Hamish is working towards a Master of Music (Research) in partnership with ANAM and Griffith University. He is a founding member of the Bricolage Collective, an ensemble championing new Australian percussion repertoire, directed by Kaylie Melville. Professional engagements for 2016 include freelance work with the Melbourne Symphony Orchestra, and Ensemble Offspring (Sydney).
Hamish holds a BMUS (Honours) from the Yong Siew Toh Conservatory of Music (Singapore). During this course he spent a semester on exchange at the Peabody Institute of the Johns Hopkins University, and 2 weeks in Bali immersed in Gamelan.
Krysztyna Eira wrote her first composition while walking to piano lessons at age 10. Her recent projects have included Synaesthesia – a live installation suite developed in collaboration with sculptor Velislav Georgiev (Omnibus Gallery, Ballan, 2014) and Nameless the Land Her Names – a performance soundscape exploring our relationship to the histories of the Land, for community voices, variable instrumentation, electronic sound surround, and guest artists including Vicki Couzens and Ron Murray (Ballan Feast 2012).
Krysztyna’s music explores boundary-crossing – between visual and aural, space and time, the transcendent and the mundane, and between performer, composer, and audience. She loves recursive and symbolic structures that develop through algorithms and other patterns. Her favourite speed is Very Slow.
Krysztyna also plays in various gamelan ensembles, at events including Festival of Slow Music (2014, 2015), and was one of the hundred percussionists in Pisaro’s a wave and waves(Melbourne Festival 2015, dir. Eugene Ughetti). She has an honours degree in music (medieval musicology) and a PhD in linguistics. In her spare time she is the community linguist at the Victorian Aboriginal Corporation for Languages.
You can find out more about Krysztyna at www.artsatlas.com.au/ceira
Nat Grant is a percussionist, sound artist, composer and teacher. She works predominantly as a freelance artist and has been employed as a composer and performer in the fields of puppetry, theatre, film, animation, and dance.
Nat holds a PhD in music composition from the Victorian College of the Arts (University of Melbourne). She performs regularly at venues around Melbourne, and is frequently engaged in projects and performances that invite her audience to be part of the process or realisation of an artwork.
Belinda is an improvising musician/composer. Predominantly a flautist, Belinda performs with many ensembles including original groups Lo-Res and Saveja, Bohjass and the BOLT Ensemble. A current PhD candidate at the VCA, Belinda was awarded a Creative Victoria Scholarship for excellence in 2015, was a recipient of an APA from 2011-2013 and a finalist in the 2011 APRA Professional Development Awards. Artistic director of the Make It Up Club from 1993 – 2007, and Project Manager for the Click Clack Project and Jolt Arts 2010-16, Belinda has played a major role in supporting and enhancing the development of the Melbourne music scene.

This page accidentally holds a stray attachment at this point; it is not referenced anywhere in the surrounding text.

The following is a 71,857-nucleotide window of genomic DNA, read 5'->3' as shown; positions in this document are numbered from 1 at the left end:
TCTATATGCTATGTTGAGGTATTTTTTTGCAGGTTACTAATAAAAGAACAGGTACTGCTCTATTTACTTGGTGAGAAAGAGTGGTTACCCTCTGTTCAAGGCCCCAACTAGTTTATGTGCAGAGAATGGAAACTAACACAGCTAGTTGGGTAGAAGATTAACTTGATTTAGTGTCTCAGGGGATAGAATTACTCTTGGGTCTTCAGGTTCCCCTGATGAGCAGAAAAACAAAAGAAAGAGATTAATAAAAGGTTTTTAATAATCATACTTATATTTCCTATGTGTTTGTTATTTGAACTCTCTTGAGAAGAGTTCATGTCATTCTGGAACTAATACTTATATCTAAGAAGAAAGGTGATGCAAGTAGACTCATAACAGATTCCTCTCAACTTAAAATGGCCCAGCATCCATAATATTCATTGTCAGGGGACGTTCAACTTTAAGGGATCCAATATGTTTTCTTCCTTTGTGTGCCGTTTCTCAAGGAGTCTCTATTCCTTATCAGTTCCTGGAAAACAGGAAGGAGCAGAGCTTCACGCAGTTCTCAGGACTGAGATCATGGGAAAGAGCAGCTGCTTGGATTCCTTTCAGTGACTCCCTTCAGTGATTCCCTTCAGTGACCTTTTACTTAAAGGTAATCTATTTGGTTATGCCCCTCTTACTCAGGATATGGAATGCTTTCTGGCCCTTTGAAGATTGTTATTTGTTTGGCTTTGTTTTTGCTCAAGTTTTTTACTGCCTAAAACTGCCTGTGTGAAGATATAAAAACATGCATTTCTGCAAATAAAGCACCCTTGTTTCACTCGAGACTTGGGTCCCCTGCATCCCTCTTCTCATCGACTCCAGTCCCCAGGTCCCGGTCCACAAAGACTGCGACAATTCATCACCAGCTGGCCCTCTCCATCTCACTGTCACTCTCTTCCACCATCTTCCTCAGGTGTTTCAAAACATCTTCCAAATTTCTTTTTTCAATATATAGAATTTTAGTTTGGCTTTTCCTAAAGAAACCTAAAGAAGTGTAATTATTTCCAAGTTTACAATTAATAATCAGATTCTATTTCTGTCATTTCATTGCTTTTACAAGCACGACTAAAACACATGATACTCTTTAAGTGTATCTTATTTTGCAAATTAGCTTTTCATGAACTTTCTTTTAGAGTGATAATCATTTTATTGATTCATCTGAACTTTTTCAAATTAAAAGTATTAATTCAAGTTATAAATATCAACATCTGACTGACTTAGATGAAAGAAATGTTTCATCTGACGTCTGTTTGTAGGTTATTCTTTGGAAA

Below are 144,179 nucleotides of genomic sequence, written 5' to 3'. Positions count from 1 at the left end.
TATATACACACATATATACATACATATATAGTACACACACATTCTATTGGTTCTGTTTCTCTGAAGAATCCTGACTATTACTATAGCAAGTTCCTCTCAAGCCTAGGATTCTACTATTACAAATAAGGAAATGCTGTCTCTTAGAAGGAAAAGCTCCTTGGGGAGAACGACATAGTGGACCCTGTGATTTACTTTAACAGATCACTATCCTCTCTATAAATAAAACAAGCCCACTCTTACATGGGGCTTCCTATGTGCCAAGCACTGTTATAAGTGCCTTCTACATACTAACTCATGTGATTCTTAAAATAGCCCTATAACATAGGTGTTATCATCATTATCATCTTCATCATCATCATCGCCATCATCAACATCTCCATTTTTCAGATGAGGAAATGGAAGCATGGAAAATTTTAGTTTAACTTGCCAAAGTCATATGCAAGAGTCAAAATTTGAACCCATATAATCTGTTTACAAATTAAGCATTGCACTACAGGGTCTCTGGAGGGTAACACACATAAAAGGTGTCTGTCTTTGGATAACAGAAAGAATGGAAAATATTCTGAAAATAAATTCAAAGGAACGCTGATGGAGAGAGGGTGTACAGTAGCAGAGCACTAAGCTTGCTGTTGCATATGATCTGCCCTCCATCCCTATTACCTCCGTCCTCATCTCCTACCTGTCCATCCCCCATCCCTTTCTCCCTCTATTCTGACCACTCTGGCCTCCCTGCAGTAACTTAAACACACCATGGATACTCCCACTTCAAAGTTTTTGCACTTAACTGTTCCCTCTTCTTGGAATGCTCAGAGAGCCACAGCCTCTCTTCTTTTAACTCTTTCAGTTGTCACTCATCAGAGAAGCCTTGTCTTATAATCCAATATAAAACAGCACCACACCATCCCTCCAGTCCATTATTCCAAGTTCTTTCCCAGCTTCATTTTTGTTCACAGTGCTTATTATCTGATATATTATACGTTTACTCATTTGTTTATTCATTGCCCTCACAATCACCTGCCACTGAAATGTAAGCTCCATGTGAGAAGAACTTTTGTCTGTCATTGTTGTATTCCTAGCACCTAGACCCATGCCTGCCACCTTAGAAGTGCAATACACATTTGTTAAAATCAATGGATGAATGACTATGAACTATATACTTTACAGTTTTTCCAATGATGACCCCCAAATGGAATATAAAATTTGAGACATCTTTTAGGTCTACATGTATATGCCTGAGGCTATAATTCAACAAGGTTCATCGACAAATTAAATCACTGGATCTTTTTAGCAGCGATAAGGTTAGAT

JOHN WERETKA has appeared in festivals and concerts throughout Australia, New Zealand and the United Kingdom as a singer and player of the viola da gamba. As a singer, his performance credits include appearances in the Melbourne International Festival, the Autumn Music Festival/Melbourne International Festival of Organ and Harpsichord, the Organs of the Ballarat Goldfields Festival, the Four Winds Festival and the Castlemaine State Festival.
He has appeared with groups including e21, Ensemble Gombert, The Palestrina Project, The Choir of Newman College, The Consort of Melbourne and Gloriana. As a soloist, he has appeared in works as diverse as the Vespers of Monteverdi and Handel, several large-scale works of Marc-Antoine Charpentier including the Te Deum, Bach’s Mass, St Matthew Passion and St John Passion and many others.
He is a specialist in early music generally and in music of the medieval period in particular. John studied the viola da gamba under Ruth Wilkinson and Laura Vaughan and has participated in masterclasses led by Susie Napper and Margaret Little, Asako Morikawa, Brent Wissick, Julie Jeffrey and Joëlle Morton. He has been the Director of the Chapel Choir of Queen’s College at the University of Melbourne since 2013.